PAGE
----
(c) The owner or operator of an affected facility shall submit the information specified in paragraphs (c)(1) through (c)(4) of this section no later than 60 days following the initial performance test. All reports shall be signed by the facilities manager.

* * * * *

(2) The values for the site-specific operating parameters established pursuant to § 60.56c(d) or § 60.56c(i), as applicable, and a description of how the operating parameters were established during the initial performance test.

* * * * *

(4) For each affected facility that uses a bag leak detection system, analysis and supporting documentation demonstrating conformance with EPA guidance and specifications for bag leak detection systems in § 60.57c(g).

(d) An annual report shall be submitted 1 year following the submission of the information in paragraph (c) of this section and subsequent reports shall be submitted no more than 12 months following the previous report (once the unit is subject to permitting requirements under title V of the Clean Air Act, the owner or operator of an affected facility must submit these reports semiannually). The annual report shall include the information specified in paragraphs (d)(1) through (9) of this section. All reports shall be signed by the facilities manager.

* * * * *

(9) Records of the annual air pollution control device inspection, any required maintenance, and any repairs not completed within 10 days of an inspection or the timeframe established by the Administrator.

(10) For affected facilities using a bag leak detection system, records of each alarm, the time of the alarm, the time corrective action was initiated and completed, and a brief description of the cause of the alarm and the corrective action taken.

(11) For affected facilities under § 60.50c(a)(3) and (a)(4), concentrations of CO as determined by the continuous emission monitoring system.

* * * * *

(g) The owner or operator of an affected facility that uses the results of previous emissions tests to demonstrate compliance with the emission limits shall submit the information specified in paragraphs (g)(1) through (g)(4) of this section no later than [DATE 30 DAYS AFTER DATE OF PUBLICATION OF FINAL RULE]. All reports shall have been signed by the facility's manager.

(1) The previous emissions test results as recorded using the methods and procedures in § 60.56c(b)(1) through (12), as applicable. Previous emissions test results recorded using EPA-accepted voluntary consensus standards are also acceptable.

(2) Certification that the test results are representative of current operations.

(3) The values for the site-specific operating parameters established pursuant to § 60.56c(d) or (i), as applicable.

(4) The waste management plan as specified in § 60.55c.

16. Table 1 to subpart Ec is revised to read as follows:

Table 1 to Subpart Ec of Part 60.—Emission Limits for Small, Medium, and Large HMIWI Back to Top
Pollutant Units (7 percent oxygen dry basis) Emission limits HMIWI size
Small Medium Large
1Emission limit is less stringent than the corresponding limit for existing sources contained in subpart Ce. Sources that would be subject to the emission limits in this table also would be subject to regulation under State plans or Federal plans that would implement subpart Ce and would be subject to limits at least as stringent as those in subpart Ce.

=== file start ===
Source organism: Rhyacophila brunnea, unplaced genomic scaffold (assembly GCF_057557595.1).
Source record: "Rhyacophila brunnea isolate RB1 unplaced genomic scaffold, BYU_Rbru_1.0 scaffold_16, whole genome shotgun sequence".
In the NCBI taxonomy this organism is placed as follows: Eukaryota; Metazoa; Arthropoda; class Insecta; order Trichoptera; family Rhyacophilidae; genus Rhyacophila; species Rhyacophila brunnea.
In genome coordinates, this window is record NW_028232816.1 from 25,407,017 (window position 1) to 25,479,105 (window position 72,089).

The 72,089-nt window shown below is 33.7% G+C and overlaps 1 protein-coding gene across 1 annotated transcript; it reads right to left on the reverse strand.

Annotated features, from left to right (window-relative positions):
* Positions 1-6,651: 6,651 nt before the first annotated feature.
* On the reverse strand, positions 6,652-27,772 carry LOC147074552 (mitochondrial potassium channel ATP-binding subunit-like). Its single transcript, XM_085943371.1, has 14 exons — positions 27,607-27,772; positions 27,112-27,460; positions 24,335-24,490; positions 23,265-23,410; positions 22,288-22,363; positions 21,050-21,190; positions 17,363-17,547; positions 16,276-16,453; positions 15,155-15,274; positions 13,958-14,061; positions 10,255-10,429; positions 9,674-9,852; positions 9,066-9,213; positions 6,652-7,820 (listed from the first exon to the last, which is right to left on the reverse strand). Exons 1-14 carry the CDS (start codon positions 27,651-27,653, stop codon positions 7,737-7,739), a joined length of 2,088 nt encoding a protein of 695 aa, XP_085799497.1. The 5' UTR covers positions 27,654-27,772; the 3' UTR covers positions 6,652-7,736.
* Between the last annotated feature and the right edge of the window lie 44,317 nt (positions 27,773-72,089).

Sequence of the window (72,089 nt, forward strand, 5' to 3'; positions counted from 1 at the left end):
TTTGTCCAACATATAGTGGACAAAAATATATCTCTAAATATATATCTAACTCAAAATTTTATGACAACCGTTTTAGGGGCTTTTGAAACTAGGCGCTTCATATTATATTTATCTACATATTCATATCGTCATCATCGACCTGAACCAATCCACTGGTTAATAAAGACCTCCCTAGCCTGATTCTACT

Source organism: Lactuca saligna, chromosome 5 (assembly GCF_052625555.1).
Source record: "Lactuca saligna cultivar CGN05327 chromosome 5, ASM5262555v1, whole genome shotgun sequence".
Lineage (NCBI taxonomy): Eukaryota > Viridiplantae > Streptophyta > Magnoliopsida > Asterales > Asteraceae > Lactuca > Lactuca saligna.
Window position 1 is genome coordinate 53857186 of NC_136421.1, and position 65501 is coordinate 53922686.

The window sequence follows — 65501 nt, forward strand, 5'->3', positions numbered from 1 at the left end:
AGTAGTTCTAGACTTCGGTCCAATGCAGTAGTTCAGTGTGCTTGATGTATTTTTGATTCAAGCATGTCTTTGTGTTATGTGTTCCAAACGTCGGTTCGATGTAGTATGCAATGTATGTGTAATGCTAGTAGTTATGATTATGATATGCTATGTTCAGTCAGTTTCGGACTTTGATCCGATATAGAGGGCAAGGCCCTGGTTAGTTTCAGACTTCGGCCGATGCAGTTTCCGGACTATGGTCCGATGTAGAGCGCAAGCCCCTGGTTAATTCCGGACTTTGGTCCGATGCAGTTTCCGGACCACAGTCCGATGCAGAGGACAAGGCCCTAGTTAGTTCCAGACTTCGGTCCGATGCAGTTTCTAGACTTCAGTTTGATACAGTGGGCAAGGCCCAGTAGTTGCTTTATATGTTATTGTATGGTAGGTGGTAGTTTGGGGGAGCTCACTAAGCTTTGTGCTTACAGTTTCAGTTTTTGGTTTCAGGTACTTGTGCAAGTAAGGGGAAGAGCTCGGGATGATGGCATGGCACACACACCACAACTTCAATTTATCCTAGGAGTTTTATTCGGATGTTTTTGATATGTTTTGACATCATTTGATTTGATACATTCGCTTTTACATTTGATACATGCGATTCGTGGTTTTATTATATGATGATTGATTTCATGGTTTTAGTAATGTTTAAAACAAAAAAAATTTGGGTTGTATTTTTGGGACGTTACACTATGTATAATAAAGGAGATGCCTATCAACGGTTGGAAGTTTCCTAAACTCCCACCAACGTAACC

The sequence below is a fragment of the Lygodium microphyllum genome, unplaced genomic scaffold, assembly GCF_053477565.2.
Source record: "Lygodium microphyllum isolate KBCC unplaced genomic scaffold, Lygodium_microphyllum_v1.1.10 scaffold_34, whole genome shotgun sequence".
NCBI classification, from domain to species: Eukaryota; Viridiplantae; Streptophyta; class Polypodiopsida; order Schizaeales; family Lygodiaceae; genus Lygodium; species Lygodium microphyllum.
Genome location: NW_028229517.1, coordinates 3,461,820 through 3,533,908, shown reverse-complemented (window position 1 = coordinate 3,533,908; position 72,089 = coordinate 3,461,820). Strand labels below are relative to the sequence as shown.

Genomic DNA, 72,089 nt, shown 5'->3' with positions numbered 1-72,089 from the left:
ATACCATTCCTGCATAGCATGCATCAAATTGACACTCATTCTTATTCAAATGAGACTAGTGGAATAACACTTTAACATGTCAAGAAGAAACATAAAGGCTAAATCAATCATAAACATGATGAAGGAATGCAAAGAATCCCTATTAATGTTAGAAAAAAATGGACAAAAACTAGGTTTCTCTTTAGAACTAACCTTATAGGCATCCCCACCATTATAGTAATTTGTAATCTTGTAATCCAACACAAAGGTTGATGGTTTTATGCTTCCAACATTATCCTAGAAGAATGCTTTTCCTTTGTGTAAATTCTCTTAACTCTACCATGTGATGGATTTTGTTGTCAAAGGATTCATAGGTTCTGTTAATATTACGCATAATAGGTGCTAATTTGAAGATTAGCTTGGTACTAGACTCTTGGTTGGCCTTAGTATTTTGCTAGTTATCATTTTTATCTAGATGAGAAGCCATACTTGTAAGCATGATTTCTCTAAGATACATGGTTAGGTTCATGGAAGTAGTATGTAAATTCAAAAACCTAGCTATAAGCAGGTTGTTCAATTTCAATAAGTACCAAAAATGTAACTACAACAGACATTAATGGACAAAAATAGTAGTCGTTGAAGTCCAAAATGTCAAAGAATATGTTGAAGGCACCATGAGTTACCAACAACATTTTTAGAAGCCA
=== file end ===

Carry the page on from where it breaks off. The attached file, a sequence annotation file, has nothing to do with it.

1. Units for which construction is commenced after June 20, 1996 but no later than February 6, 2007 or for which modification is commenced on or after March 16, 1998 but no later than [THE DATE 6 MONTHS AFTER PROMULGATION OF THE FINAL RULE]        
Particulate matter Milligrams per dry standard cubic meter (grains per dry standard cubic foot) 41 (0.018) 21 (0.0090) 21 (0.0090).
Carbon monoxide Parts per million by volume 321 321 321.
Dioxins/furans Nanograms per dry standard cubic meter total dioxins/furans (grains per billion dry standard cubic feet) or nanograms per dry standard cubic meter TEQ (grains per billion dry standard cubic feet) 111 (49) or 2.1 (0.92) 20 (8.7) or 0.53(0.23) 20 (8.7) or 0.53 (0.23).
Hydrogen chloride Parts per million by volume or percent reduction 15 or 99% 15 or 99% 15 or 99%.
Sulfur dioxide Parts per million by volume 461 461 461.
Nitrogen oxides Parts per million by volume 2251 2251 2251.
Lead Milligrams per dry standard cubic meter (grains per thousand dry standard cubic feet) or percent reduction 0.781(0.34) or 71% 0.060 (0.026) or 98% 0.060 (0.026) or 98%.
Cadmium Milligrams per dry standard cubic meter (grains per thousand dry standard cubic feet) or percent reduction 0.111(0.048) or 66% 0.030 (0.013) or 93% 0.030 (0.013) or 93%.
Mercury Milligrams per dry standard cubic meter (grains per thousand dry standard cubic feet) or percent reduction 0.471(0.21) or 87% 0.451(0.20) or 87% 0.451(0.20) or 87%.
2. Units for which construction is commenced after February 6, 2007 or for which modification is commenced after [THE DATE 6 MONTHS AFTER PROMULGATION OF THE FINAL RULE]        
Particulate matter Milligrams per dry standard cubic meter (grains per dry standard cubic foot) 41 (0.018) 21 (0.0090) 21 (0.0090).
Carbon monoxide Parts per million by volume 25 25 25.
Dioxins/furans Nanograms per dry standard cubic meter total dioxins/furans (grains per billion dry standard cubic feet) or nanograms per dry standard cubic meter TEQ (grains per billion dry standard cubic feet) 111 (49) or 2.0 (0.87) 16 (7.0) or 0.21(0.092) 16 (7.0) or 0.21 (0.092).
Hydrogen chloride Parts per million by volume or percent reduction 15 or 99% 15 or 99% 15 or 99%.
Sulfur dioxide Parts per million by volume 28 21 21.
Nitrogen oxides Parts per million by volume 212 212 212.
Lead Milligrams per dry standard cubic meter (grains per thousand dry standard cubic feet) or percent reduction 0.64 (0.28) or 71% 0.060 (0.026) or 99% 0.060 (0.026) or 99%.
Cadmium Milligrams per dry standard cubic meter (grains per thousand dry standard cubic feet) or percent reduction 0.060 (0.026) or 74% 0.0050 (0.0022) or 99% 0.0050 (0.0022) or 99%.
Mercury Milligrams per dry standard cubic meter (grains per thousand dry standard cubic feet) or percent reduction 0.33 (0.14) or 96% 0.19 (0.083) or 96% 0.19 (0.083) or 96%.
end regulatory text

[FR Doc. E7-1617 Filed 2-5-07; 8:45 am]

BILLING CODE 6560-50-P